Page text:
Reader : I now understand why the English hold India. I should like to know your views about the condition of our country.
Editor : It is a sad condition. In thinking of it my eyes water and my
throat gets parched. I have grave doubts whether I shall be able
sufficiently to explain what is in my heart. It is my deliberate opinion
that India is being ground down, not under the English heel, but under
that of modern civilization. It is groaning under the monster's terrible
weight. There is yet time to escape it, but every day makes it more and
more difficult. Religion is dear to me and my first complaint is that
India is becoming irreligious. Here I am not thinking of the Hindu or
the Mahomedan or the Zoroastrian religion but of that religion which
underlies all religions. We are turning away from God.
Reader : How so ?
Editor : There is a charge laid against us that we are a lazy people and
that Europeans are industrious and enterprizing. We have accepted the
charge and we therefore wish to change our condition. Hinduism, Islam,
Zoroastrianism, Christianity and all other religions teach that we
should remain passive about worldly pursuits and active about godly
pursuits, that we should set a limit to our worldly ambition and that
our religious ambition should be illimitable. Our activity should be
directed into the latter channel.
Reader : You seem "to be encouraging religious charlatanism. Many a
cheat has, by talking in a similar strain, led the people astray.
Editor : You are bringing an unlawful charge against religion. Humbug
there undoubtedly is about all religions. Where there is light, there is
also shadow. I am prepared to maintain that humbugs in worldly matters
are far worse than the humbugs in religion. The humbug of civilization
that I am endeavouring to show to you is not to be found in religion.
Reader : How can you say that? In the name of religion Hindus and
Mahomedans fought against one another. For the same cause Christians
fought Christians. Thousands of innocent men have been murdered,
thousands have been burned and tortured in its name. Surely, this is
much worse than any civilization.
Editor : I certainly submit that the above hardships are far more
bearable than those of civilization. Everybody understands that the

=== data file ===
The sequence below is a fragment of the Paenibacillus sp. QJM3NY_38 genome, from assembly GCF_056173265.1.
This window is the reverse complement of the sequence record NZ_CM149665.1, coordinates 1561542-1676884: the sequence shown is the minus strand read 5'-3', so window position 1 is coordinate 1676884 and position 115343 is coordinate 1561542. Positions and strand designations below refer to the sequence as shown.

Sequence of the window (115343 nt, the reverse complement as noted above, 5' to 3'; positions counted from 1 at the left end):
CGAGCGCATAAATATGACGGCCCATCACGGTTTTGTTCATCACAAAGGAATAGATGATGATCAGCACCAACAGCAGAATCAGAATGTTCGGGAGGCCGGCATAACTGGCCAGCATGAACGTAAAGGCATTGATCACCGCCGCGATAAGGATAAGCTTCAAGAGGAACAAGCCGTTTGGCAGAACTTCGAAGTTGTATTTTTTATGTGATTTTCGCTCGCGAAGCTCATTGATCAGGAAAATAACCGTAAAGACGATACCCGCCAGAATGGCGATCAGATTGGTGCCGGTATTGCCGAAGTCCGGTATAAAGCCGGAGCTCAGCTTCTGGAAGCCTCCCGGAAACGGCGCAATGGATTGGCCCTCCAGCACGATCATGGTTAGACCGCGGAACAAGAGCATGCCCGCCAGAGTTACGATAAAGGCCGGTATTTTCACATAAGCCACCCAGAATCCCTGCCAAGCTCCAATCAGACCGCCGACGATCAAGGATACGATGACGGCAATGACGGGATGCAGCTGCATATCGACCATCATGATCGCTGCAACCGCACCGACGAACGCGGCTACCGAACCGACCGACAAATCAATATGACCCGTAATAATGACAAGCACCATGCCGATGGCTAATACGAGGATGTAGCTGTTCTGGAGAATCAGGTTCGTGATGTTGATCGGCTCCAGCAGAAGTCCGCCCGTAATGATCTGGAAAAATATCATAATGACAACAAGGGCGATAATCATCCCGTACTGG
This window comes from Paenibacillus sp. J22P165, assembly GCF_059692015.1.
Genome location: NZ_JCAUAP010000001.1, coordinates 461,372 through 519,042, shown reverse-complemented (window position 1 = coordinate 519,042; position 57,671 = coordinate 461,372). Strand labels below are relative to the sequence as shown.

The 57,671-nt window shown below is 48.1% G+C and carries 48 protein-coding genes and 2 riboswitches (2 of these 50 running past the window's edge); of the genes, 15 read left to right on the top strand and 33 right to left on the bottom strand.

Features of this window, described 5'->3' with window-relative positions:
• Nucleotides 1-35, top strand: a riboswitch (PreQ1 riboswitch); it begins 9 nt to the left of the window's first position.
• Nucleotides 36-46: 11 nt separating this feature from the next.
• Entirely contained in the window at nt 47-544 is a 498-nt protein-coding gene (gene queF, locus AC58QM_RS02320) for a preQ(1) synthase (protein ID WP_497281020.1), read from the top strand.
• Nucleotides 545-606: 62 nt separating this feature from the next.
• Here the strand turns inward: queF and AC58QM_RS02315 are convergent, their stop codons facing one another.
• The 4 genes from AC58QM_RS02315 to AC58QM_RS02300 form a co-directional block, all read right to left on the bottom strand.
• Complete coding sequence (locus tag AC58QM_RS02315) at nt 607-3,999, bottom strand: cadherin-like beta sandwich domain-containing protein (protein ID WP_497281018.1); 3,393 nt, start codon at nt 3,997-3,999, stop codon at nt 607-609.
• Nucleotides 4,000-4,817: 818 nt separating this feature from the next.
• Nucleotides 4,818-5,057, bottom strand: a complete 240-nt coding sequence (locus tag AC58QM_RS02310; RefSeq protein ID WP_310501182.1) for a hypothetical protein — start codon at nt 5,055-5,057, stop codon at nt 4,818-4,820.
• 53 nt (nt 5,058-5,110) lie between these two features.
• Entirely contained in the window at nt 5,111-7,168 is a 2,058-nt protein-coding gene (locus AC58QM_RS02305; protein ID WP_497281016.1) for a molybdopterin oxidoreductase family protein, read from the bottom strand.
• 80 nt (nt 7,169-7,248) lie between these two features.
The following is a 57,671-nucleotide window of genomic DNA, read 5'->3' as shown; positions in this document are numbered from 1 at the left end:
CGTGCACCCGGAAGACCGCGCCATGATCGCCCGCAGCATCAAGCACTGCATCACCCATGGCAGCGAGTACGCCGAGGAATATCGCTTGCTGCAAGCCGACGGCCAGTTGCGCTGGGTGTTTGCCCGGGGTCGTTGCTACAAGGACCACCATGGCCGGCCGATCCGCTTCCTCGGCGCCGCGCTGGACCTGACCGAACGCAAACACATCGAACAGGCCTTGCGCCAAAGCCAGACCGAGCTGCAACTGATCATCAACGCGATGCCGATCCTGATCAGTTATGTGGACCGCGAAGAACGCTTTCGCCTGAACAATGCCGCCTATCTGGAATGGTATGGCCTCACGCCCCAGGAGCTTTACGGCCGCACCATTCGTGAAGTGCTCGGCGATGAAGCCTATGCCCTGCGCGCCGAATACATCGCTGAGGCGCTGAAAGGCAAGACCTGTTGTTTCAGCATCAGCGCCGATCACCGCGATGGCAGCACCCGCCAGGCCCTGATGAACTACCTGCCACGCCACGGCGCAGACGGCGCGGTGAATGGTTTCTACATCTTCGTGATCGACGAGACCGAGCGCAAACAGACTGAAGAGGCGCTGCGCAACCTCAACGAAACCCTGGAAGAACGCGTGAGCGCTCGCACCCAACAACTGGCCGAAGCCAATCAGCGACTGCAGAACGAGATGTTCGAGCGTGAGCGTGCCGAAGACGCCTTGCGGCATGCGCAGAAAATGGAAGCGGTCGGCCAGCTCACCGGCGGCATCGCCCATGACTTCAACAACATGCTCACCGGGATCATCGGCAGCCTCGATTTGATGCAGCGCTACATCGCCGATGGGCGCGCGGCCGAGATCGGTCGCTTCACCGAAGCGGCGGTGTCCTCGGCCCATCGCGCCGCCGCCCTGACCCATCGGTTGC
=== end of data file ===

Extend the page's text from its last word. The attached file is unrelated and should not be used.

cruelties you have named are not part of religion although they have
been practised in its name; therefore there is no aftermath to these
cruelties. They will always happen so long as there are to be found
ignorant and credulous people. But there is no end to the victims
destroyed in the fire of civilization. Its deadly effect is that people
come under its scorching flames believing it to be all good. They become
utterly irreligious and, in reality, derive little advantage from the
world. Civilization is like a mouse gnawing while it is soothing us.
When its full effect is realized, we shall see that religious
superstition is harmless compared to that of modern civilization. I am
not pleading for a continuance of religious superstitions. We shall
certainly fight them tooth and nail, but we can never do so by
disregarding religion. We can only do so by appreciating and conserving
Reader : Then you will contend that the Pax Britannica is a useless
Editor : You may see peace if you like; I see none.
Reader : You make light of the terror that the Thugs, the Pindaris and
the Bhils were to the country.
Editor : If you give the matter some thought, you will see that the
terror was by no means such a mighty thing. If it had been a very
substantial thing, the other people would have died away before the
English advent. Moreover, the present peace is only nominal, for by it
we have become emasculated and cowardly. We are not to assume that the
English have changed the nature of the Pindaris and the Bhils. It is,
therefore, better to suffer the Pindari peril than that someone else
should protect us from it and thus render us effeminate. I should prefer
to be killed by the arrow of a Bhil than to seek unmanly protection.
India without such protection was an India full of valour. Macaulay
betrayed gross ignorance when he libelled Indians as being practically
cowards. They never merited the charge. Cowards living in a country
inhabited by hardy mountaineers and infested by wolves and tigers must
surely find an early grave. Have you ever visited our fields ? I assure
you that our agriculturists sleep fearlessly on their farms even today;
but the English and you and I would hesitate to sleep where they sleep.
Strength lies in absence of fear, not in the quantity of flesh and
muscle we may have on our bodies. Moreover, I must remind you who desire
Home Rule that, after all, the Bhils, the Pindaris, and the Thugs are
our own countrymen. To conquer them is your and my work. So long as we
fear our own brethren, we are unfit to reach the goal.